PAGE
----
Paul Poulton talks about letting our light shine
Glam rock had its hey day in the first half of the 1970s. Guitar-driven bands and artists aligning themselves to the sparkly strutting showmanship included: T Rex, Sweet, Slade, Roxy Music, David Bowie and Mott the Hoople.
Other artists such as Elton John, Alice Cooper, Suzi Quatro and Queen were not central to the style but somehow got caught up in the razzmatazz of it all. These musicians were giants in their day.
In the UK, BBC Radio 1 was the main medium for listening to these bands' music. In among the "giants of glam rock," DJ Alan Freeman began airing a song called "Righteous Rocker, Holy Roller" by Larry Norman. Freeman liked this track and told his listeners too. Larry's name started appearing in local newspapers. The Birmingham Evening Mail had a picture of him, with a positive chunk of editorial that proclaimed him a new glam rock artist. BBC's Newsbeat radio program ran a feature on Larry's new album "Only Visiting This Planet" and pointed out that all ten tracks had depth and meaning. Larry was viewed askance by the influential British music press but Melody Maker did review one of his MGM singles and said when it finally gets going it's "a corking ballad". Charles Shaar Murray in the NME labelled Larry a Jesus Freak.
Larry's music in the early 70s didn't get the radio exposure it warranted but there were people, such as Cliff Richard, who championed Larry's cause. Cliff toted Larry's new single "Reader's Digest" while he himself was being interviewed. Radio stations in those days were always keen to speak to Cliff, and while being interviewed on BBC Radio WM Cliff asked the DJ during the interview to play the single he had in his hand, that happened to be Larry's "Reader's Digest", the single then got played - an unorthodox route but effective. Cliff also had a prime time Saturday evening TV show called 'It's Cliff Richard' that ran from 1970 to 1974, he asked Larry to appear on the show but Larry didn't think the timing was correct for him to perform.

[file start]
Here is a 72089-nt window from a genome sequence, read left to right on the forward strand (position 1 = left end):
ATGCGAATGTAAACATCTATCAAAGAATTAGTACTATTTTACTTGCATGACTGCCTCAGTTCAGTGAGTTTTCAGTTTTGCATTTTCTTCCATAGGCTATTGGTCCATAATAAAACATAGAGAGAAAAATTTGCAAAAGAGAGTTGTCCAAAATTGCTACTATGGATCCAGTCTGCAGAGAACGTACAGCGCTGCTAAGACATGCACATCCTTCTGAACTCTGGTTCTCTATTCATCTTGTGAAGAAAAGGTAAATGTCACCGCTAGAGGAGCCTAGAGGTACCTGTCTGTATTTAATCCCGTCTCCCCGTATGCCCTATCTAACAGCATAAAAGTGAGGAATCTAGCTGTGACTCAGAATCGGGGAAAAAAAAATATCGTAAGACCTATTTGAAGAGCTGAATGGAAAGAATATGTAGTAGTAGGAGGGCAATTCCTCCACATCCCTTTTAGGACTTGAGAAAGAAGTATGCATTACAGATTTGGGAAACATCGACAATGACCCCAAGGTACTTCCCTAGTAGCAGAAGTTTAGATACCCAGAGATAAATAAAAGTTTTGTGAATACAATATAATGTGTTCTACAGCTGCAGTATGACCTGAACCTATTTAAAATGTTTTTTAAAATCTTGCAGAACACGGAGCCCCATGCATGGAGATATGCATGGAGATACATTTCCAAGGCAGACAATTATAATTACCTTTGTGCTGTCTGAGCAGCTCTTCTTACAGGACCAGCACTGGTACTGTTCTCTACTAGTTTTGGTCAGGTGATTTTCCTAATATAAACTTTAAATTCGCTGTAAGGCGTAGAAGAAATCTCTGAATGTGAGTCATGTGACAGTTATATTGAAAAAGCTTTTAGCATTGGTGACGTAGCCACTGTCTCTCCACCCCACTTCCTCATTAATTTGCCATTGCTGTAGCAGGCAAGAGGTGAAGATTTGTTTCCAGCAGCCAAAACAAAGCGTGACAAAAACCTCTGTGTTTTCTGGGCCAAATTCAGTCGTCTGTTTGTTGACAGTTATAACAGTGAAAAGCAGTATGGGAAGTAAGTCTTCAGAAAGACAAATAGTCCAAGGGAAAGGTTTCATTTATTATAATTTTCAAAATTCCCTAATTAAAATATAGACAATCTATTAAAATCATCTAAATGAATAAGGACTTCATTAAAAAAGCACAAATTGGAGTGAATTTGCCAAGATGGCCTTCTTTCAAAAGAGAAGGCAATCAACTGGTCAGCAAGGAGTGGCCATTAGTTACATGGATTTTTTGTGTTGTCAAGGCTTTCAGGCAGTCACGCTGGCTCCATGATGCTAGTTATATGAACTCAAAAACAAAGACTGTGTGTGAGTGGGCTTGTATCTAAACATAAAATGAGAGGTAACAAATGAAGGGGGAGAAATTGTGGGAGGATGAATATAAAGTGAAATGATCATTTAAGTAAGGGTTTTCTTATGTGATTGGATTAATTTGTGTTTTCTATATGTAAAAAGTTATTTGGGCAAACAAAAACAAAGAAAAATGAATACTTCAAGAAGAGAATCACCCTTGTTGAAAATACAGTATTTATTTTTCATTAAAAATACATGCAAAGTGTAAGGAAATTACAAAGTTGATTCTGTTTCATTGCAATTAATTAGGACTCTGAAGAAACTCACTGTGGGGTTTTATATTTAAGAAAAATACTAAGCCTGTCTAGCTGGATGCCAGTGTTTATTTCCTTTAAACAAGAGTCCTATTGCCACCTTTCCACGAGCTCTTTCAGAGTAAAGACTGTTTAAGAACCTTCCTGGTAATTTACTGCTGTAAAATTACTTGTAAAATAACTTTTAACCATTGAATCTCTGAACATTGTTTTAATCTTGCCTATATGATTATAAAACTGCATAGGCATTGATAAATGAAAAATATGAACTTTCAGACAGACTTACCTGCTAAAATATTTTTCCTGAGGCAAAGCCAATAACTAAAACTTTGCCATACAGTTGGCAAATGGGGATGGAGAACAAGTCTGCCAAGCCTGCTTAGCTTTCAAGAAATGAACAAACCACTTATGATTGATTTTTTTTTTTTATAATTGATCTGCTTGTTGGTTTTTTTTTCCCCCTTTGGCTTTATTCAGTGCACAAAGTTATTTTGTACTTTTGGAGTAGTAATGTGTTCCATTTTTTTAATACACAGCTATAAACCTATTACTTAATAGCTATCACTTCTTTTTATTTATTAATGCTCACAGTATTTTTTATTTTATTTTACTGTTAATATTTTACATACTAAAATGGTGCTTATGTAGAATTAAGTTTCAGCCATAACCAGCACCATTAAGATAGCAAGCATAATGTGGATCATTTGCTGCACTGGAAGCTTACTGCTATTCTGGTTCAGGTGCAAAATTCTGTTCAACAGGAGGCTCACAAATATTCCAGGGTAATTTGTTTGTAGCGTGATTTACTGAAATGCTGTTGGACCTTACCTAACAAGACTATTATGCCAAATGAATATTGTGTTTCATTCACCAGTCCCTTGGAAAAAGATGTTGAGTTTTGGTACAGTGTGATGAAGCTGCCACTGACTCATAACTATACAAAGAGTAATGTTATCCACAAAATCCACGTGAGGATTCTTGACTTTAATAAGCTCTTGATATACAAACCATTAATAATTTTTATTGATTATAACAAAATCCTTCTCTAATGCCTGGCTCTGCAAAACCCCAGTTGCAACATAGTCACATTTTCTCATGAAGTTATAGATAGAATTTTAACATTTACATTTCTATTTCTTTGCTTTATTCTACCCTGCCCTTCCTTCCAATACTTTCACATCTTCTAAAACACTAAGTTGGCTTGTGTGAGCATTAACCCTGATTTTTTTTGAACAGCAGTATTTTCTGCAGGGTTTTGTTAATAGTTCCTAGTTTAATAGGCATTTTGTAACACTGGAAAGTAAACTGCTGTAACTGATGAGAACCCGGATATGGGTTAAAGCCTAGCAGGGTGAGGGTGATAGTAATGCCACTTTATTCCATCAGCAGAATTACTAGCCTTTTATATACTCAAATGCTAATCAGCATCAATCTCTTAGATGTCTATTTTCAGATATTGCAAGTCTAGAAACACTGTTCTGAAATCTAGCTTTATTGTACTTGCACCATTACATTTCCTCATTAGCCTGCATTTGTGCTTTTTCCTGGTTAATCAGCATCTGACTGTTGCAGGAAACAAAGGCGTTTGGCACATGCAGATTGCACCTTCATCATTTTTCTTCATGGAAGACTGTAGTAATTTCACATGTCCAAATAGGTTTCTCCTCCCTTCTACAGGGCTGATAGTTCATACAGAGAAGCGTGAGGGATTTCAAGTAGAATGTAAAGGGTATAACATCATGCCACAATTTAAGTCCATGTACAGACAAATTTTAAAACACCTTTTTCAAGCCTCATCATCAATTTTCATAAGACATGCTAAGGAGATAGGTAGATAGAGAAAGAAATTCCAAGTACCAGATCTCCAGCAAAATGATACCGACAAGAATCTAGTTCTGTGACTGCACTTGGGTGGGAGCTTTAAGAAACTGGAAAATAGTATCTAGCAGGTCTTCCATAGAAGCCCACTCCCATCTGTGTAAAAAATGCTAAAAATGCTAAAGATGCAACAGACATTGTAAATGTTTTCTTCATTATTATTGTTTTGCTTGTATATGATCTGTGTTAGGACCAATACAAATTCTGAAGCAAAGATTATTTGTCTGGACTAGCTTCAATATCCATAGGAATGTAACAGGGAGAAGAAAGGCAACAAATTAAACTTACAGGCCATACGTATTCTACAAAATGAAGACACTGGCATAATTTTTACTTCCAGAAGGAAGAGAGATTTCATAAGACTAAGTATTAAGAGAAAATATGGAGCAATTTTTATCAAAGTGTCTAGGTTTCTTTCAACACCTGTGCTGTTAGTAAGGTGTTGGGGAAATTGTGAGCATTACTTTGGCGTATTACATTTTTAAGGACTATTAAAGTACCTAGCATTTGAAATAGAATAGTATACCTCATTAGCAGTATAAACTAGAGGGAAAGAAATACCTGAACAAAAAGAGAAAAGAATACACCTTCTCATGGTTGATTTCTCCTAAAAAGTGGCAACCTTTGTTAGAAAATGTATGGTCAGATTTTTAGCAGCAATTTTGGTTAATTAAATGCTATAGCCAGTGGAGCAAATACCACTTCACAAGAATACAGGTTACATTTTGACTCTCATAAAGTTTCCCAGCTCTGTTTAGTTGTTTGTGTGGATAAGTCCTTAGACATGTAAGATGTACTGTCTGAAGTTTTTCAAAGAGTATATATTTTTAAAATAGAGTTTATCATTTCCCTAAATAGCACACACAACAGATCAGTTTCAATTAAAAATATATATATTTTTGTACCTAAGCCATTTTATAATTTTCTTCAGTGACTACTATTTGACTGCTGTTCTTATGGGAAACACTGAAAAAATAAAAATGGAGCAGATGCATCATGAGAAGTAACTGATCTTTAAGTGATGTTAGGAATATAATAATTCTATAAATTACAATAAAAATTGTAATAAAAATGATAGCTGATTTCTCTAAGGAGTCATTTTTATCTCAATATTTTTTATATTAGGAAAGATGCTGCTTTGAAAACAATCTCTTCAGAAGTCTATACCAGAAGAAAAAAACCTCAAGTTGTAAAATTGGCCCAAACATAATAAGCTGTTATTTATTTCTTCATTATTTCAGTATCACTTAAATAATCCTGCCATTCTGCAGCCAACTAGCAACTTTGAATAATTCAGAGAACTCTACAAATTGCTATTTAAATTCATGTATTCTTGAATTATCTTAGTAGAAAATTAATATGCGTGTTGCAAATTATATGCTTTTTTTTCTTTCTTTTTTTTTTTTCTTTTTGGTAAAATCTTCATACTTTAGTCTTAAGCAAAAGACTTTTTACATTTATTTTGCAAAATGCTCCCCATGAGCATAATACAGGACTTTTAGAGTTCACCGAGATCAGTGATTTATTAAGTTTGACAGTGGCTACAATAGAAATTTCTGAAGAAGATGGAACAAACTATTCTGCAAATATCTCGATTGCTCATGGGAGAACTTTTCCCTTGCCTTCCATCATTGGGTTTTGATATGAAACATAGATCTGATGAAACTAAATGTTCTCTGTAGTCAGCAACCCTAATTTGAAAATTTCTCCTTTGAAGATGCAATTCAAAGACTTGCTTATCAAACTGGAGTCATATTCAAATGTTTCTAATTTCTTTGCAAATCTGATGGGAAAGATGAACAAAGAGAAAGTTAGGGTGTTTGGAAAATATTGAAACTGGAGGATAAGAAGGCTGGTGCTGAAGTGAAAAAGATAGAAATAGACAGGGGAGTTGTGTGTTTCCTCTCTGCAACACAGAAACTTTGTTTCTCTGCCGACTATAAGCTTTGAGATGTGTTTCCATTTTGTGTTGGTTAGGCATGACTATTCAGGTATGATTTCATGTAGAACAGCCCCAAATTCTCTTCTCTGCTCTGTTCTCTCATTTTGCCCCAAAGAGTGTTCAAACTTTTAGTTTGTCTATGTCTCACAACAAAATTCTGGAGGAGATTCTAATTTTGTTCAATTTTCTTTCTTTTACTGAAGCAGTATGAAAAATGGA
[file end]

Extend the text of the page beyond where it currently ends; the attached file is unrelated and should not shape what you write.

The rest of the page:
All these years later Larry's music is still gaining ground: 29th November 2019 saw the release of the crime-drama movie "Knives Out" featuring Daniel Craig, Jamie Lee Curtis, Toni Collette and Christopher Plummer and neatly nestled into the soundtrack along with Roxy Music and the Rolling Stones is "Righteous Rocker #1"by Larry Norman, the song fits the theme of the movie beautifully - without love you are nothing.
There also seems to be a theme in the Bible - there's usually someone in the middle of "what's going on at the time" who states God's point of view. Joseph, for example, found himself at the heart of the Egyptian government, or take Samson who found himself among the Philistines and was even related through marriage to some of them, or the shepherd boy David prepared to take on Goliath and saying, "You come against me with sword and spear and javelin, but I come against you in the name of the LORD Almighty" (1 Sam 17:45). The "someone" the Bible informs us about is not always a massive part of "what's going on" but certainly has a part to play. David had already killed a lion and a bear, so the giant-slaying was David doing what he normally did when looking after his sheep.